Perhaps the bureaucrats and politicians who direct today’s programs are wiser than their predecessors and will avoid the mistakes and special-interest giveaways of the past. But let’s see some evidence of this before we gamble our children’s environmental and energy futures on claims of good intentions and superior knowledge. The recent stimulus program has failed: the money did not produce jobs or growth. Stanford economist John Taylor, drawing on his own research, testified before Congress that government spending in the stimulus package was uncorrelated with improved economic growth. Allocation of the stimulus money was dictated by politics rather than economic sense. Should we anticipate otherwise in the case of green-energy investment?
Third, even if we could solve the special-interest pork problems, avoid repeating the failures of the 1970s, solve the regulatory-competence issues illustrated by the SEC’s failures, prevent the Federal Reserve inflating a new bubble, correct the incentive problems of the credit-rating industry, and somehow fix Fannie and Freddie, we’d still be left with a major problem. The green-energy programs Pollin proposes will destroy jobs, not create them. Solar, wind, ethanol, and the rest of the green pantheon are all more expensive sources of energy than are fossil fuels, large hydroelectric installations, and nuclear power. That’s why Iowa corn farmers and corporate interests such as Archer Daniels Midland need subsidies to manufacture ethanol. Energy costs make up about half the cost of producing food, medicines, and consumer goods. What Pollin is proposing is to increase the cost of virtually everything American workers buy by borrowing money from their children and handing that money over to special interests drawn to politics like flies to honey.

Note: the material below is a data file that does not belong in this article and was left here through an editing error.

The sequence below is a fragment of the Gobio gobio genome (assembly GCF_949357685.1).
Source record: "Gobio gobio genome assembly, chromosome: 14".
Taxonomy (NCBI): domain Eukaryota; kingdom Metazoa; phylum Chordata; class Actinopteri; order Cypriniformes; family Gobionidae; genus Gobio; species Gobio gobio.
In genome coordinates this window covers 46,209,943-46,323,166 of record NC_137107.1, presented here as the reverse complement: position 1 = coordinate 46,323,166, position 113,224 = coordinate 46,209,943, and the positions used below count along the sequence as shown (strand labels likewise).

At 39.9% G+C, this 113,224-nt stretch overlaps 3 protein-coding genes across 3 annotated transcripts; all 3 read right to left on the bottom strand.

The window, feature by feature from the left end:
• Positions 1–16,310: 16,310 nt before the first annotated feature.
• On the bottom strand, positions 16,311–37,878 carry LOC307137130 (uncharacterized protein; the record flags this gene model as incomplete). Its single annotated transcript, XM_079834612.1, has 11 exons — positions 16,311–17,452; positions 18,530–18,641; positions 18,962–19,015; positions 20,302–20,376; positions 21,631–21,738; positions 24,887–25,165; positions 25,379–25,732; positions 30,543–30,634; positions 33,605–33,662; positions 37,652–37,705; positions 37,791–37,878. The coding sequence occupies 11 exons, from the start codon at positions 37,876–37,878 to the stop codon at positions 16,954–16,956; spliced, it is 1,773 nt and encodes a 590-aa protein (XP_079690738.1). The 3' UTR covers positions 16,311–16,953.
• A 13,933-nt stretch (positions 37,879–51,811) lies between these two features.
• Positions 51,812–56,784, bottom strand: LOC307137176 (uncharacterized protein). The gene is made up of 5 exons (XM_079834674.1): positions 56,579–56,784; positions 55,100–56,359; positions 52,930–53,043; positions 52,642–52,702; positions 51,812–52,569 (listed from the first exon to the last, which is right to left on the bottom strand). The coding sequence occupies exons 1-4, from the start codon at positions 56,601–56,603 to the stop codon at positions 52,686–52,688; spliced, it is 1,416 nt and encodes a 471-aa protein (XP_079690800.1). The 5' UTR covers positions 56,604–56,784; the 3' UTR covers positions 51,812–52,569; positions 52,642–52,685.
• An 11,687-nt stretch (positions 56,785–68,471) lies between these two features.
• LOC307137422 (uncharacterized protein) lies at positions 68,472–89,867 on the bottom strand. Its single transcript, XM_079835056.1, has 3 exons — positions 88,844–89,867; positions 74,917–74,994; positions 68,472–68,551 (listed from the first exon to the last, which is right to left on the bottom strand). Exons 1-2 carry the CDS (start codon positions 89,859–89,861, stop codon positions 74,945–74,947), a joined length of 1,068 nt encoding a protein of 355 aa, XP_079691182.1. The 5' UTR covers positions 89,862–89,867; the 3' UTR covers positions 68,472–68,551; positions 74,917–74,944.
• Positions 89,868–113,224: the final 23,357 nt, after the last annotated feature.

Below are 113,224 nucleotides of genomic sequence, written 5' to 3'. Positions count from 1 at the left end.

Creating well-paying jobs is less difficult than Pollin would have us believe. The United States has done it time and again, as it transformed from an isolated, agricultural backwater in 1800 to the world’s leading economy. Secure property rights and relatively low taxes unleash entrepreneurs and inventors to create wealth and jobs. Sensible, stable tax policy would both encourage employers to hire and consumers to spend much more than will politicized pork-barrel spending. If more rapid innovation in energy production is necessary, then we should rely on prizes for performance, which have successfully sparked innovation in everything from navigation to space flight.
Let’s learn from our mistakes, not repeat the policy debacles of yesteryear. We don’t need to go back to the failed Nixon-Ford-Carter energy and economic policies. We need to nurture an economy in which entrepreneurs are able to compete to create new technologies, jobs, and wealth, without political interference.
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January 02, 2011
4 Min read time